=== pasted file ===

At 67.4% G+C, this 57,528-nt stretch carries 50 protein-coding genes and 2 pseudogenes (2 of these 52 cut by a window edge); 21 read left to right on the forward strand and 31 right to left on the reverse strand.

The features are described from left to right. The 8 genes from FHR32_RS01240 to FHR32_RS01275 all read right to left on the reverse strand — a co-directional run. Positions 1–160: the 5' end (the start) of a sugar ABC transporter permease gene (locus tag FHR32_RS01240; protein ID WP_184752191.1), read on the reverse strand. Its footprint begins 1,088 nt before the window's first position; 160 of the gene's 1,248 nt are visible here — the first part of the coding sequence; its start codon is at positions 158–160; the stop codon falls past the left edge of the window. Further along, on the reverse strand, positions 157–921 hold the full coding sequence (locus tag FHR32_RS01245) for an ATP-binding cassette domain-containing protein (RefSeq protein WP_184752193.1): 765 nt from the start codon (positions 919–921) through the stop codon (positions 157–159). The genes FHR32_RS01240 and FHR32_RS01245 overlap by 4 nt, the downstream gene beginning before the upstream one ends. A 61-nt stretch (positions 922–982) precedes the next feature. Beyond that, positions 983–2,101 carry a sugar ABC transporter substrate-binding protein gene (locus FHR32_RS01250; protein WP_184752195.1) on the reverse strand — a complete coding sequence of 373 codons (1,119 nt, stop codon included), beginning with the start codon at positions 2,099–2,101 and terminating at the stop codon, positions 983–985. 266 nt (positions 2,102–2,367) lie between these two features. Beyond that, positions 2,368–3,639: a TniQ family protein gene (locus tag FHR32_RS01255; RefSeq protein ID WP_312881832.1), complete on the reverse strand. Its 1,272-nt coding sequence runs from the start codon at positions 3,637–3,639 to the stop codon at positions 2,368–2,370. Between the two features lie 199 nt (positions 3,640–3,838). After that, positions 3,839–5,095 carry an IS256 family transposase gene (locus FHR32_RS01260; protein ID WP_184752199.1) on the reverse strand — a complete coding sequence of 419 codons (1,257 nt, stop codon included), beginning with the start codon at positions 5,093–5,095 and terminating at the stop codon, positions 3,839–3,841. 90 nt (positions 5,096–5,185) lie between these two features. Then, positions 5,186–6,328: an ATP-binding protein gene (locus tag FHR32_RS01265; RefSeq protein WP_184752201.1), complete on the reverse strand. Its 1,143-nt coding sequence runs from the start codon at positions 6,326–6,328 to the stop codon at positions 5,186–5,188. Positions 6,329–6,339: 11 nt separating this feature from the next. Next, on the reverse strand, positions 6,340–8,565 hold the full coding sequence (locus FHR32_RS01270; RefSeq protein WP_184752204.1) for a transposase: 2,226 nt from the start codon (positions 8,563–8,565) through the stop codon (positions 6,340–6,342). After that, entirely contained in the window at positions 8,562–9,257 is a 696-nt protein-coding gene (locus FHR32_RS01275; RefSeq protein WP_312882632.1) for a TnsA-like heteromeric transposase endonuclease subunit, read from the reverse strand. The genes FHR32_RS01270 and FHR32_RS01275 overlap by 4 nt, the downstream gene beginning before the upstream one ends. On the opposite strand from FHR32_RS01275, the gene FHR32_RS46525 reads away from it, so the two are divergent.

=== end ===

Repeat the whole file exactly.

At 67.4% G+C, this 57,528-nt stretch carries 50 protein-coding genes and 2 pseudogenes (2 of these 52 cut by a window edge); 21 read left to right on the forward strand and 31 right to left on the reverse strand.

The features are described from left to right. The 8 genes from FHR32_RS01240 to FHR32_RS01275 all read right to left on the reverse strand — a co-directional run. Positions 1–160: the 5' end (the start) of a sugar ABC transporter permease gene (locus tag FHR32_RS01240; protein ID WP_184752191.1), read on the reverse strand. Its footprint begins 1,088 nt before the window's first position; 160 of the gene's 1,248 nt are visible here — the first part of the coding sequence; its start codon is at positions 158–160; the stop codon falls past the left edge of the window. Further along, on the reverse strand, positions 157–921 hold the full coding sequence (locus tag FHR32_RS01245) for an ATP-binding cassette domain-containing protein (RefSeq protein WP_184752193.1): 765 nt from the start codon (positions 919–921) through the stop codon (positions 157–159). The genes FHR32_RS01240 and FHR32_RS01245 overlap by 4 nt, the downstream gene beginning before the upstream one ends. A 61-nt stretch (positions 922–982) precedes the next feature. Beyond that, positions 983–2,101 carry a sugar ABC transporter substrate-binding protein gene (locus FHR32_RS01250; protein WP_184752195.1) on the reverse strand — a complete coding sequence of 373 codons (1,119 nt, stop codon included), beginning with the start codon at positions 2,099–2,101 and terminating at the stop codon, positions 983–985. 266 nt (positions 2,102–2,367) lie between these two features. Beyond that, positions 2,368–3,639: a TniQ family protein gene (locus tag FHR32_RS01255; RefSeq protein ID WP_312881832.1), complete on the reverse strand. Its 1,272-nt coding sequence runs from the start codon at positions 3,637–3,639 to the stop codon at positions 2,368–2,370. Between the two features lie 199 nt (positions 3,640–3,838). After that, positions 3,839–5,095 carry an IS256 family transposase gene (locus FHR32_RS01260; protein ID WP_184752199.1) on the reverse strand — a complete coding sequence of 419 codons (1,257 nt, stop codon included), beginning with the start codon at positions 5,093–5,095 and terminating at the stop codon, positions 3,839–3,841. 90 nt (positions 5,096–5,185) lie between these two features. Then, positions 5,186–6,328: an ATP-binding protein gene (locus tag FHR32_RS01265; RefSeq protein WP_184752201.1), complete on the reverse strand. Its 1,143-nt coding sequence runs from the start codon at positions 6,326–6,328 to the stop codon at positions 5,186–5,188. Positions 6,329–6,339: 11 nt separating this feature from the next. Next, on the reverse strand, positions 6,340–8,565 hold the full coding sequence (locus FHR32_RS01270; RefSeq protein WP_184752204.1) for a transposase: 2,226 nt from the start codon (positions 8,563–8,565) through the stop codon (positions 6,340–6,342). After that, entirely contained in the window at positions 8,562–9,257 is a 696-nt protein-coding gene (locus FHR32_RS01275; RefSeq protein WP_312882632.1) for a TnsA-like heteromeric transposase endonuclease subunit, read from the reverse strand. The genes FHR32_RS01270 and FHR32_RS01275 overlap by 4 nt, the downstream gene beginning before the upstream one ends. On the opposite strand from FHR32_RS01275, the gene FHR32_RS46525 reads away from it, so the two are divergent.